Although the show feels aimed at a middle school audience, it has an interesting amount of references for an older audience to spot. The most obvious is Lotte's obsession with the in-world book series Nightfall, a clear Twilight parody, but there are also a couple of Shakespearean moments, such as in episode six, when Akko and Andrew first meet. The scion of an anti-magic politician, Andrew is less than kind to Akko, who is practicing her transformation magic…so she accidentally turns him into an ass, like Bottom in A Midsummer Night's Dream. Disney references abound in the Sucy's mind episode, with the most notable being the drive-in film of Sucy's memories, which looks like a Silly Symphony from the 1940s. Possibly the strangest image, however, is that the owner of the magical store the girls visit in town looks like an anime version of the actor Jack Black.
The English dub is generally very strong, with Erica Mendez doing her best Cherami Leigh impression as Akko (don't worry, it works) and Rachelle Heger doing a wonderful job as Sucy. The only dark spot is Stephanie Sheh (who also does a very nice Lotte) as Jasminka; it sounds a little too much like the “fat voice” from the Japanese-language version of Kiss Him, Not Me, especially since Jasminka is the token larger character. Both versions have a notable absence of high-pitched squeaky characters, which is a nice surprise.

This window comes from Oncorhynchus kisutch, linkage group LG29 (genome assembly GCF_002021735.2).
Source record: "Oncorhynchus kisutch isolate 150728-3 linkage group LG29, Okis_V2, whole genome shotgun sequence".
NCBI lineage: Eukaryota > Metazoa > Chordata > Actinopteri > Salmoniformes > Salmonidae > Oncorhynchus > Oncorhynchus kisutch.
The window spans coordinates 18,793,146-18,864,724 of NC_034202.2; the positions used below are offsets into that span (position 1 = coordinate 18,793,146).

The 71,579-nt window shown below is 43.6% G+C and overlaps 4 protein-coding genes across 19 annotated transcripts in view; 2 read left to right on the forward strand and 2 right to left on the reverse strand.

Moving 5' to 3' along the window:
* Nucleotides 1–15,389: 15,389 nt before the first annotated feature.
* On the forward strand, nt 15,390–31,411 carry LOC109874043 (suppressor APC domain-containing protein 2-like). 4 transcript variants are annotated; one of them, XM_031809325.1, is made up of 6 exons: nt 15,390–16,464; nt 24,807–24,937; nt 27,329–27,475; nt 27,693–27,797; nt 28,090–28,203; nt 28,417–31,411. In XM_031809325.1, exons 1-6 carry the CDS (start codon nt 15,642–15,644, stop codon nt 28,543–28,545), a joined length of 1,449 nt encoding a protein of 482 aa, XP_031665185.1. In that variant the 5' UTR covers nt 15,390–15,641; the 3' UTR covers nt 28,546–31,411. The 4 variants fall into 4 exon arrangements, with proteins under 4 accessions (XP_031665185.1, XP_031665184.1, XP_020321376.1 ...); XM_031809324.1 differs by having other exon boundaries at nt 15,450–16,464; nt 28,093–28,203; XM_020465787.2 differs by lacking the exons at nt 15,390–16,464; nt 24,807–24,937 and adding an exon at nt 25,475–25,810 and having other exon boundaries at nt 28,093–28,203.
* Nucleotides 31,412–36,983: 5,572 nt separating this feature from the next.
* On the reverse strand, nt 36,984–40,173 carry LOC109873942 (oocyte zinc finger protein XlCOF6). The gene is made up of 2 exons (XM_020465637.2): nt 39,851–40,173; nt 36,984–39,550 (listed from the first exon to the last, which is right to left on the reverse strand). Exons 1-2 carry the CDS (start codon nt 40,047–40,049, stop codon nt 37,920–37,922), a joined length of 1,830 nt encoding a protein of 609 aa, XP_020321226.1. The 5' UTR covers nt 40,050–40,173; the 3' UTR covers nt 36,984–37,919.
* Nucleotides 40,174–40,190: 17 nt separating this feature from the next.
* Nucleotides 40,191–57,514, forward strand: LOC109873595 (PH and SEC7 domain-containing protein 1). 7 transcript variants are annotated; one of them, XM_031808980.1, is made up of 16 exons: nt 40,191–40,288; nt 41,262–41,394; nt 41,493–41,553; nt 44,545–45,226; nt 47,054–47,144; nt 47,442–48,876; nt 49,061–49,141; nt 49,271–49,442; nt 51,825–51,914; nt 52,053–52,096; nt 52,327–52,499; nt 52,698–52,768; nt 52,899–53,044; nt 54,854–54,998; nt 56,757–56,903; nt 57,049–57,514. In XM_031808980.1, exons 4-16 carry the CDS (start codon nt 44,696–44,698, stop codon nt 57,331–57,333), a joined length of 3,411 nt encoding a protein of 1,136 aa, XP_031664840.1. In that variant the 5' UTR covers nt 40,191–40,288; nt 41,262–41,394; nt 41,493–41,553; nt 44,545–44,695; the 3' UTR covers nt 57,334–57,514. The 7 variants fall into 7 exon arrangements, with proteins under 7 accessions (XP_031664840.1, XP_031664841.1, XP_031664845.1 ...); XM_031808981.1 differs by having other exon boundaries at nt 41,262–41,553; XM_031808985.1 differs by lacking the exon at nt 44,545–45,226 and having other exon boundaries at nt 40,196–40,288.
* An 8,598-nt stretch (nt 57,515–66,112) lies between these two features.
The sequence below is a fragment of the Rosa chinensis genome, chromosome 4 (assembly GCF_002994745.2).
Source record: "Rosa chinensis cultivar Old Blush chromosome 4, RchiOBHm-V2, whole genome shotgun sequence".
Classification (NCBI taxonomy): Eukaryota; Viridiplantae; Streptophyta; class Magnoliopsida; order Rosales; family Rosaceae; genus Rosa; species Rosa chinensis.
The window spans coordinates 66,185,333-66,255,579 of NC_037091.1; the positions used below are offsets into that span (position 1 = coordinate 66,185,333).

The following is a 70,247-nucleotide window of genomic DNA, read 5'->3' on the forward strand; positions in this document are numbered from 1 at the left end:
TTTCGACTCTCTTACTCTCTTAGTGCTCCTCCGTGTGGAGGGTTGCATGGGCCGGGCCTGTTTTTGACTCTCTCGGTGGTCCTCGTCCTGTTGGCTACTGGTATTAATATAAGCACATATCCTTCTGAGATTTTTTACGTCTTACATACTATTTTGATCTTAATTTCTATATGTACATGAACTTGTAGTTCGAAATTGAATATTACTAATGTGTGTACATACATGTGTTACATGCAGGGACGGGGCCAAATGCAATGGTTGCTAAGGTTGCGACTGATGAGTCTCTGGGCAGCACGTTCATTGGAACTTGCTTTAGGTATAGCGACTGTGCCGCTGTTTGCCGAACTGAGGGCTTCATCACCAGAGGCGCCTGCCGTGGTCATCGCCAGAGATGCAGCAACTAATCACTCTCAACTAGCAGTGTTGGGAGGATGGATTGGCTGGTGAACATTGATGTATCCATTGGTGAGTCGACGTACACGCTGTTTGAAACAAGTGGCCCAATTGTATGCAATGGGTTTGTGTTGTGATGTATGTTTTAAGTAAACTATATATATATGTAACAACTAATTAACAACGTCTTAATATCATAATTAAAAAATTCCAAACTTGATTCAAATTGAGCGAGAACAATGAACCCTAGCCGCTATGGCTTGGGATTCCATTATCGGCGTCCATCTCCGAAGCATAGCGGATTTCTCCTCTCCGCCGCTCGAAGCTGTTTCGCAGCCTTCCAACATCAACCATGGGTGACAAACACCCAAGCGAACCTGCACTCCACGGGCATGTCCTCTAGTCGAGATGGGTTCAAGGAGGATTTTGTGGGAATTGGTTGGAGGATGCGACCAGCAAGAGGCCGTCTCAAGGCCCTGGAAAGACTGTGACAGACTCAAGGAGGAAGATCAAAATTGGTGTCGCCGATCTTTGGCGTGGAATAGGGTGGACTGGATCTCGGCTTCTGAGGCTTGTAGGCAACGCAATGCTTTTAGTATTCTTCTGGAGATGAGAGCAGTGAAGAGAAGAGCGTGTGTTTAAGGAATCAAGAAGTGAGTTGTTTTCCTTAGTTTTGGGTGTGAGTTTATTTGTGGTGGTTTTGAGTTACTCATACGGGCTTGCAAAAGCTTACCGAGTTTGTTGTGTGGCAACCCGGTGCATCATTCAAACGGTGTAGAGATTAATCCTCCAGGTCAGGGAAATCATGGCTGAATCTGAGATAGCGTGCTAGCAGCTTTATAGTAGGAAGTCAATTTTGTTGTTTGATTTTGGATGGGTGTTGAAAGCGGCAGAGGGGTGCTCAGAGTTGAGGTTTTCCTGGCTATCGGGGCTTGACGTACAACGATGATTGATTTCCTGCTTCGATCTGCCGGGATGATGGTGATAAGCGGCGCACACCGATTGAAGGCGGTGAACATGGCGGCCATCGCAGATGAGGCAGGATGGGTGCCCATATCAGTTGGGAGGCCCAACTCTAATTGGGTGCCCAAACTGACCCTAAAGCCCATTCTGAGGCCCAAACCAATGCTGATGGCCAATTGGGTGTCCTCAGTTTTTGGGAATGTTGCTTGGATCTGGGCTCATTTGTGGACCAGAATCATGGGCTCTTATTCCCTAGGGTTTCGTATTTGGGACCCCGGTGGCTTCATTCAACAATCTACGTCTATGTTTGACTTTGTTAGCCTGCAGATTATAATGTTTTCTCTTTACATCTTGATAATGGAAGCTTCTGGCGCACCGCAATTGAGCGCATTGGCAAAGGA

This is only the first half of Akko's story, the “getting there” portion. By episode thirteen she's made great strides in catching up to her classmates, who had the advantage of magical education prior to high school, and she's well on her way to reclaiming the magic that made Shiny Chariot so great. There's a symbolism in the use of the number seven and the constellation of the Pleaides, also known as the Seven Sisters, that hasn't been fully developed, so it will be worth paying attention to that number as the series goes forward. In Japanese mythology, the constellation, known as “Subaru,” represents coming together, and that combined with the Greek myth of the Seven Sisters may be important.
Little Witch Academia's first season is a treat. Goodhearted, fun, and carrying a message of believing in yourself, the story is charming and visually fascinating. It isn't a magical girl story per se, but it has a lot to offer fans of that genre as well as anyone who just enjoys a good fantasy or magical school story without the shounen harem aspect that's been popular in the genre in recent years. It's just a nice series, and when combined with its other strengths, that makes it worth your time.
Overall (dub) : A-
Overall (sub) : A-
Story : A-
Animation : A-
Art : A
Music : A-
+ Good voice work in both languages, fun story, strong themes, fascinating art and music